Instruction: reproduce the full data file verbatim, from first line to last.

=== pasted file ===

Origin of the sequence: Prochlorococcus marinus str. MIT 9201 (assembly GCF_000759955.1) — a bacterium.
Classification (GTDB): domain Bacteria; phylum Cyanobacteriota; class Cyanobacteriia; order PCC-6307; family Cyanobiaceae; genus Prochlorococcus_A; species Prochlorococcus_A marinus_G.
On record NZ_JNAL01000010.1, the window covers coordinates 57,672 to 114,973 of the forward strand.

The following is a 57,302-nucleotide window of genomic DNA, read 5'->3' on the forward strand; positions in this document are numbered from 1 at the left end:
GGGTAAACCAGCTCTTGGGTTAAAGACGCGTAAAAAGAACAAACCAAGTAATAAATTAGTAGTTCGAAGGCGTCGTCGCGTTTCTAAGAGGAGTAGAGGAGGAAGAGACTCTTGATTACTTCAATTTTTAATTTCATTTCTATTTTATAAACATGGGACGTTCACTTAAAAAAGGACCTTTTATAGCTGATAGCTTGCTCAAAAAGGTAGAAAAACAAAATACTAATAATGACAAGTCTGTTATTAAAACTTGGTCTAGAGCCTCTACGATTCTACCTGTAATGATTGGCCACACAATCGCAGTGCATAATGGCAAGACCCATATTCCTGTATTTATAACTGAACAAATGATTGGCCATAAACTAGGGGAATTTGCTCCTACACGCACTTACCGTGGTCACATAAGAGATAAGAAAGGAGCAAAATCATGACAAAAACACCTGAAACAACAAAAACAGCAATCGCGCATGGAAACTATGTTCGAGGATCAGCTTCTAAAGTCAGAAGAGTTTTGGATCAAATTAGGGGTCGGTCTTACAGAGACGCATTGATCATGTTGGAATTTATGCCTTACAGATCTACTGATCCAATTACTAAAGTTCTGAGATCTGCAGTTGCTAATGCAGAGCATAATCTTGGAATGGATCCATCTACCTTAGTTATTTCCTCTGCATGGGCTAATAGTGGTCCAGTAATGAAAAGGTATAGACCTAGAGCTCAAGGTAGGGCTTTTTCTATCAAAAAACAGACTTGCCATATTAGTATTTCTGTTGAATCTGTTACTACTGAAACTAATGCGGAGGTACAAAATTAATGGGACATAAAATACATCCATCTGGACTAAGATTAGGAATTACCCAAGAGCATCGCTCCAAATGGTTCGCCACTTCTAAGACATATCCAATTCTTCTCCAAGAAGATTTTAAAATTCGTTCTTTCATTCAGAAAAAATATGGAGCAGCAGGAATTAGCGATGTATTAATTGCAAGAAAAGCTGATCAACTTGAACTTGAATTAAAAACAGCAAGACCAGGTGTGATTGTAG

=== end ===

Origin of the sequence: Prochlorococcus marinus str. MIT 9201 (assembly GCF_000759955.1) — a bacterium.
Classification (GTDB): domain Bacteria; phylum Cyanobacteriota; class Cyanobacteriia; order PCC-6307; family Cyanobiaceae; genus Prochlorococcus_A; species Prochlorococcus_A marinus_G.
On record NZ_JNAL01000010.1, the window covers coordinates 57,672 to 114,973 of the forward strand.

The following is a 57,302-nucleotide window of genomic DNA, read 5'->3' on the forward strand; positions in this document are numbered from 1 at the left end:
GGGTAAACCAGCTCTTGGGTTAAAGACGCGTAAAAAGAACAAACCAAGTAATAAATTAGTAGTTCGAAGGCGTCGTCGCGTTTCTAAGAGGAGTAGAGGAGGAAGAGACTCTTGATTACTTCAATTTTTAATTTCATTTCTATTTTATAAACATGGGACGTTCACTTAAAAAAGGACCTTTTATAGCTGATAGCTTGCTCAAAAAGGTAGAAAAACAAAATACTAATAATGACAAGTCTGTTATTAAAACTTGGTCTAGAGCCTCTACGATTCTACCTGTAATGATTGGCCACACAATCGCAGTGCATAATGGCAAGACCCATATTCCTGTATTTATAACTGAACAAATGATTGGCCATAAACTAGGGGAATTTGCTCCTACACGCACTTACCGTGGTCACATAAGAGATAAGAAAGGAGCAAAATCATGACAAAAACACCTGAAACAACAAAAACAGCAATCGCGCATGGAAACTATGTTCGAGGATCAGCTTCTAAAGTCAGAAGAGTTTTGGATCAAATTAGGGGTCGGTCTTACAGAGACGCATTGATCATGTTGGAATTTATGCCTTACAGATCTACTGATCCAATTACTAAAGTTCTGAGATCTGCAGTTGCTAATGCAGAGCATAATCTTGGAATGGATCCATCTACCTTAGTTATTTCCTCTGCATGGGCTAATAGTGGTCCAGTAATGAAAAGGTATAGACCTAGAGCTCAAGGTAGGGCTTTTTCTATCAAAAAACAGACTTGCCATATTAGTATTTCTGTTGAATCTGTTACTACTGAAACTAATGCGGAGGTACAAAATTAATGGGACATAAAATACATCCATCTGGACTAAGATTAGGAATTACCCAAGAGCATCGCTCCAAATGGTTCGCCACTTCTAAGACATATCCAATTCTTCTCCAAGAAGATTTTAAAATTCGTTCTTTCATTCAGAAAAAATATGGAGCAGCAGGAATTAGCGATGTATTAATTGCAAGAAAAGCTGATCAACTTGAACTTGAATTAAAAACAGCAAGACCAGGTGTGATTGTAG